The importance of evaluation
27 September 2005
by Mary V. Merrill
The evaluation of volunteer experiences provides important feedback for administrators, managers of volunteers and individual volunteers about volunteer programmes and processes. A thorough evaluation helps both the organization and the individual volunteer identify strengths and weaknesses in their respective contributions, provides for greater accountability of organizational resources and improves the overall morale of all involved.
Managers of volunteers are frequently asked to demonstrate the value of their programme. Administrators, boards, and funders may view volunteer programme as cost centres (they cost money to operate effectively, and do not directly raise revenues for the organization) that compete for limited resources (money) within the organization and the community. Outcome evaluation has become a valuable tool for demonstrating programme quality and effectiveness (Fisher and Cole, 1993).
Evaluation components of volunteer programmes
Managers of volunteers should consider evaluating three components: the performance of the individual volunteer, the efficiency of the programme, and the effectiveness of the volunteer programme.
An evaluation of the contributions of a volunteer should involve opportunities for self-evaluation by the individual volunteer as well as external evaluation by appropriate paid staff and programme managers. The evaluation should be based on the expectation detailed in the volunteer job description. The evaluation should look at whether the goals of the volunteer position have been met as well as the volunteer’s working relationship with paid staff, other volunteers, clients and perhaps the community. The volunteer and his/her supervisor both should comment about the volunteer’s performance. As with all performance evaluations, these should be conducted consistently, preferably on an annual basis. Evaluations are a part of a risk management process, becoming part of the volunteer’s permanent file, with recommendations for training, promotion, additional assignments, etc. If the volunteer’s performance is lacking in certain areas there should be a plan for improvement, including a timeline for follow-up.
A study of efficiency examines the use of resources and the day-to-day operation of the programme. An evolution of a volunteer programme includes an examination of the tasks volunteers perform, their satisfaction with the programme, their retention, and the effectiveness of paid staff’s participation and support. “A process evaluation also examines the coordination and administration of a programme, the adequacy of supervision, the effectiveness of training, the level of staff and budgetary support available and performance expectation. It reviews lines of communication and accountability and identifies potential sources of internal conflict.” (Fisher & Cole, 1992, p. 140)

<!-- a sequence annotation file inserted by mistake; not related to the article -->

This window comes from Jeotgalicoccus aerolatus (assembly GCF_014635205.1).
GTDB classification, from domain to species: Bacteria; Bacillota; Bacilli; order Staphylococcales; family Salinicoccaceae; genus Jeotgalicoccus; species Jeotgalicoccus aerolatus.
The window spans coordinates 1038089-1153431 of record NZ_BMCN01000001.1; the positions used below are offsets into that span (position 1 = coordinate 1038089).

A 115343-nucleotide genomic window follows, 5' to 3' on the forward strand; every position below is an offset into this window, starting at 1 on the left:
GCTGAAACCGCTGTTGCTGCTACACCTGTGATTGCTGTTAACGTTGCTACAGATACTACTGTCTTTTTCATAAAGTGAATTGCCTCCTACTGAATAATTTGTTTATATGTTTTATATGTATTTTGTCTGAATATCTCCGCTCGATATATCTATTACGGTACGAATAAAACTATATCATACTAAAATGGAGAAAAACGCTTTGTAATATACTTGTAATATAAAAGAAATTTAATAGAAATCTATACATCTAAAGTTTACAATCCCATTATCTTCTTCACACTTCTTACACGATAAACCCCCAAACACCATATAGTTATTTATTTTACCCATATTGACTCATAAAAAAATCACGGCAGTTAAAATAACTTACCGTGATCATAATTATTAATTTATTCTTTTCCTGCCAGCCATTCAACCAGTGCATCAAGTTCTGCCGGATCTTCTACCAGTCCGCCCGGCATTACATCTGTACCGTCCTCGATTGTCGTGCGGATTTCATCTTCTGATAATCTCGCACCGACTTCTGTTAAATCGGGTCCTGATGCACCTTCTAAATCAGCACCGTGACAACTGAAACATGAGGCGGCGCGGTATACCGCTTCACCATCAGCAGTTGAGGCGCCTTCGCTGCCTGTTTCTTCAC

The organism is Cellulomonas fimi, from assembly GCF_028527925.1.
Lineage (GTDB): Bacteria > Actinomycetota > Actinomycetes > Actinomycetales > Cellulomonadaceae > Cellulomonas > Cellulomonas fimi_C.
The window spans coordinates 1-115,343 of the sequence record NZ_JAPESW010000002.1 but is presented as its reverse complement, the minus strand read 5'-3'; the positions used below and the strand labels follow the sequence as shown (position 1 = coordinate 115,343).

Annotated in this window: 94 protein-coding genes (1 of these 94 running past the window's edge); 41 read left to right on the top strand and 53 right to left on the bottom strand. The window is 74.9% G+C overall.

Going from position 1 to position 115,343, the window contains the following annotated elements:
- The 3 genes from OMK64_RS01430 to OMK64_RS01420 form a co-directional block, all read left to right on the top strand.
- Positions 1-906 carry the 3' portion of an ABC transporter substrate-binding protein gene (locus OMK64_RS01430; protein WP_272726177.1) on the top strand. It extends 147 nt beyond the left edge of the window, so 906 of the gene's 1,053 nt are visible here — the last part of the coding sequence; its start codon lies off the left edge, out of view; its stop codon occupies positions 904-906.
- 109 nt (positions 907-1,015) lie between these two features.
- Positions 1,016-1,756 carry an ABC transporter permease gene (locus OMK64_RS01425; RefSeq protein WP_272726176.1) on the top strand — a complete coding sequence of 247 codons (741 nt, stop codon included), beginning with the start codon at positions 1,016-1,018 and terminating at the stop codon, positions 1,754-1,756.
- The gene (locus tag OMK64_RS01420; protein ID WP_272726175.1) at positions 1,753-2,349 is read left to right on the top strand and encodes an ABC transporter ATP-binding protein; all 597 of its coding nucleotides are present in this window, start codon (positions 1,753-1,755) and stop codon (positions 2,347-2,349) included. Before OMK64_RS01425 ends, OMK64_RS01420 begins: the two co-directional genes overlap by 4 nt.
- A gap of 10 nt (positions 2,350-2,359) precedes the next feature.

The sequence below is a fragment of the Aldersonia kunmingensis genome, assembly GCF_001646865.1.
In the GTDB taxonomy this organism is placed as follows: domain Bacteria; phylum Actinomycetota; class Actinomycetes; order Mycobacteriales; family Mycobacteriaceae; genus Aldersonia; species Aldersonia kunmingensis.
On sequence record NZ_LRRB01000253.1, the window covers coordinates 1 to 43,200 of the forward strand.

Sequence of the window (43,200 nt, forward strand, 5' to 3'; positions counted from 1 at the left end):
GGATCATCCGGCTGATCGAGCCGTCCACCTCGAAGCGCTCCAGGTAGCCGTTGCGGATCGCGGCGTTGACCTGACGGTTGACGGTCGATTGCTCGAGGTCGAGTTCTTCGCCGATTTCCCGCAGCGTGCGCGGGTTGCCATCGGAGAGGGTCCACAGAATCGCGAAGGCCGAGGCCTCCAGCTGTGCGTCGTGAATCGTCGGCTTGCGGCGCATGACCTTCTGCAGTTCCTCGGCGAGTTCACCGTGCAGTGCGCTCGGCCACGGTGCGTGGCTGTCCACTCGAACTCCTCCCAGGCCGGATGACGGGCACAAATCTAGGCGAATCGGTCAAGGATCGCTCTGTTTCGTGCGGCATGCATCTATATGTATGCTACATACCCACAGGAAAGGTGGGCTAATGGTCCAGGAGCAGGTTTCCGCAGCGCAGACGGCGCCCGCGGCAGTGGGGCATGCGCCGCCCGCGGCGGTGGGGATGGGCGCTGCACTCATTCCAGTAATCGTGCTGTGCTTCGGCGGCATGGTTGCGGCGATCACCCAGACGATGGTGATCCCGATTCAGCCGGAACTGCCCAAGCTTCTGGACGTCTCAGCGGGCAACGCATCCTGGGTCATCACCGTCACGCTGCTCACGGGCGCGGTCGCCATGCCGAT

Programme effectiveness includes two components: results (outputs) and outcomes. “Evaluation of results looks at the direct outputs of a programme, the products and services that a programme provides.” (Fisher & Cole, 1993, p. 140) This type of evaluation usually includes the numbers of clients served, programmes conducted, and services provided. This evaluation looks at the external effectiveness of the programme – how the programme met its goals and objectives.
Volunteer managers may also wish to document the numbers of volunteers recruited, trained, placed, as well as the hours contributed. This information looks more at internal effectiveness in the management of the volunteer programme. By gathering information from both volunteers and paid staff, and perhaps clients, a more accurate evaluation of the total volunteer experience may be achieved. Information about the time commitment involved, and suggestions for improving and expanding the programme should be collected. Exit interviews conducted when volunteers leave or discontinue their volunteer service are excellent ways to gather information from volunteers.
“Impact evaluation measures the broad consequences of a programme, such as how the lives of clients have improved or how the health of the community has changed or how the organization has been helped in achieving its mission. Impact evaluation usually examines the degree to which the overall needs a programme was designed to address have in fact been alleviated… For example, a community organization may assess the impact of a block-watch programme by comparing the number of crimes reported in the programme area this year with the number last year.” (Fisher & Cole, 1993, p. 141)
The measure of success for the programme would be based on the goals and measurable objectives established by the programme, such as a 10% decrease in the numbers of reported crimes. Measurable objectives, or measures of success must be established before the programme begins. They become the yardstick for measuring progress or success.
Fisher and Cole stress that “because impact evaluation looks at the consequences of a volunteer programme in the broadest and most inclusive form, it is also the most challenging method of evaluation to conduct. . . It is difficult to ascertain the degree to which change occurs as a result of the programme and the degree to which it occurs as a result of other factors. Some programmes result in unanticipated impacts; other affect unintended populations. . . No evaluation is complete if it does not assess the benefits provided to the larger population and demonstrate the broad consequences of the programme.”
Fisher, J. & Cole, K. (1993). Leadership and Management of Volunteer Programs. San Francisco: Jossey-Bass Publishers.
© Merrill Associates